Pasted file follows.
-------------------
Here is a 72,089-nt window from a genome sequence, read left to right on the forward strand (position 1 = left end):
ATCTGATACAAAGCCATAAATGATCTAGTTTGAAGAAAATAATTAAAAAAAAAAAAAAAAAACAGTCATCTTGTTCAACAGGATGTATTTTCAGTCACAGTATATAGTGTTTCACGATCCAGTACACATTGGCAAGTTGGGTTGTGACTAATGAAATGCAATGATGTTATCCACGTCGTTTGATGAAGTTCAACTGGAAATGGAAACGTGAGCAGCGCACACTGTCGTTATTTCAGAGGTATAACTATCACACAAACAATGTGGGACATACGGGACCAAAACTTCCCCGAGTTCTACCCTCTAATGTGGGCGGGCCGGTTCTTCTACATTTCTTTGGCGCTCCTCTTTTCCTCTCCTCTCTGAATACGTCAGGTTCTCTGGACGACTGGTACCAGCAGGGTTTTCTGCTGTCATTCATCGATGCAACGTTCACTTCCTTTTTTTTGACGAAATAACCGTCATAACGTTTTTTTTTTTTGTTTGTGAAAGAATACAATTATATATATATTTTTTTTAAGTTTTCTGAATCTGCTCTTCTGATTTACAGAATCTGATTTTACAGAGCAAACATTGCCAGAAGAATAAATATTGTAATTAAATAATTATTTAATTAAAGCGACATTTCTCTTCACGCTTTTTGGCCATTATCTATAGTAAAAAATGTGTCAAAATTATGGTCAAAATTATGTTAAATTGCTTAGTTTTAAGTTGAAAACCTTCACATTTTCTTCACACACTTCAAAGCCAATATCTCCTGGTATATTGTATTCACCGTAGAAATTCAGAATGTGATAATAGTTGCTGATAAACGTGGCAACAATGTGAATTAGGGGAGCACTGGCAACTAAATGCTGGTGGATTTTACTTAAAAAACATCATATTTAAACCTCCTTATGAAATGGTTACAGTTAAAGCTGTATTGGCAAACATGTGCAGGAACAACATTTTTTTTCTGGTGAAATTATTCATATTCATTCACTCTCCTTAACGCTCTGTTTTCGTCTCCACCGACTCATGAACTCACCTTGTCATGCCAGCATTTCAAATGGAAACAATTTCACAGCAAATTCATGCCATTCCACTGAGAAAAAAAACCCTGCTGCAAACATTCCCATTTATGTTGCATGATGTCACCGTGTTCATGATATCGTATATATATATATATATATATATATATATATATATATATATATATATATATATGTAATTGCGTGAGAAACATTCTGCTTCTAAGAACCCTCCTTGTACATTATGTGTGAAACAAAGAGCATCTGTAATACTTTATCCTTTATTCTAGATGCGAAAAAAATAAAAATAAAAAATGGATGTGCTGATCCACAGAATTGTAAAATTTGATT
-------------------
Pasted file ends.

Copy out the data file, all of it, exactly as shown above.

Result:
Here is a 72,089-nt window from a genome sequence, read left to right on the forward strand (position 1 = left end):
ATCTGATACAAAGCCATAAATGATCTAGTTTGAAGAAAATAATTAAAAAAAAAAAAAAAAAACAGTCATCTTGTTCAACAGGATGTATTTTCAGTCACAGTATATAGTGTTTCACGATCCAGTACACATTGGCAAGTTGGGTTGTGACTAATGAAATGCAATGATGTTATCCACGTCGTTTGATGAAGTTCAACTGGAAATGGAAACGTGAGCAGCGCACACTGTCGTTATTTCAGAGGTATAACTATCACACAAACAATGTGGGACATACGGGACCAAAACTTCCCCGAGTTCTACCCTCTAATGTGGGCGGGCCGGTTCTTCTACATTTCTTTGGCGCTCCTCTTTTCCTCTCCTCTCTGAATACGTCAGGTTCTCTGGACGACTGGTACCAGCAGGGTTTTCTGCTGTCATTCATCGATGCAACGTTCACTTCCTTTTTTTTGACGAAATAACCGTCATAACGTTTTTTTTTTTTGTTTGTGAAAGAATACAATTATATATATATTTTTTTTAAGTTTTCTGAATCTGCTCTTCTGATTTACAGAATCTGATTTTACAGAGCAAACATTGCCAGAAGAATAAATATTGTAATTAAATAATTATTTAATTAAAGCGACATTTCTCTTCACGCTTTTTGGCCATTATCTATAGTAAAAAATGTGTCAAAATTATGGTCAAAATTATGTTAAATTGCTTAGTTTTAAGTTGAAAACCTTCACATTTTCTTCACACACTTCAAAGCCAATATCTCCTGGTATATTGTATTCACCGTAGAAATTCAGAATGTGATAATAGTTGCTGATAAACGTGGCAACAATGTGAATTAGGGGAGCACTGGCAACTAAATGCTGGTGGATTTTACTTAAAAAACATCATATTTAAACCTCCTTATGAAATGGTTACAGTTAAAGCTGTATTGGCAAACATGTGCAGGAACAACATTTTTTTTCTGGTGAAATTATTCATATTCATTCACTCTCCTTAACGCTCTGTTTTCGTCTCCACCGACTCATGAACTCACCTTGTCATGCCAGCATTTCAAATGGAAACAATTTCACAGCAAATTCATGCCATTCCACTGAGAAAAAAAACCCTGCTGCAAACATTCCCATTTATGTTGCATGATGTCACCGTGTTCATGATATCGTATATATATATATATATATATATATATATATATATATATATATATATATATATGTAATTGCGTGAGAAACATTCTGCTTCTAAGAACCCTCCTTGTACATTATGTGTGAAACAAAGAGCATCTGTAATACTTTATCCTTTATTCTAGATGCGAAAAAAATAAAAATAAAAAATGGATGTGCTGATCCACAGAATTGTAAAATTTGATT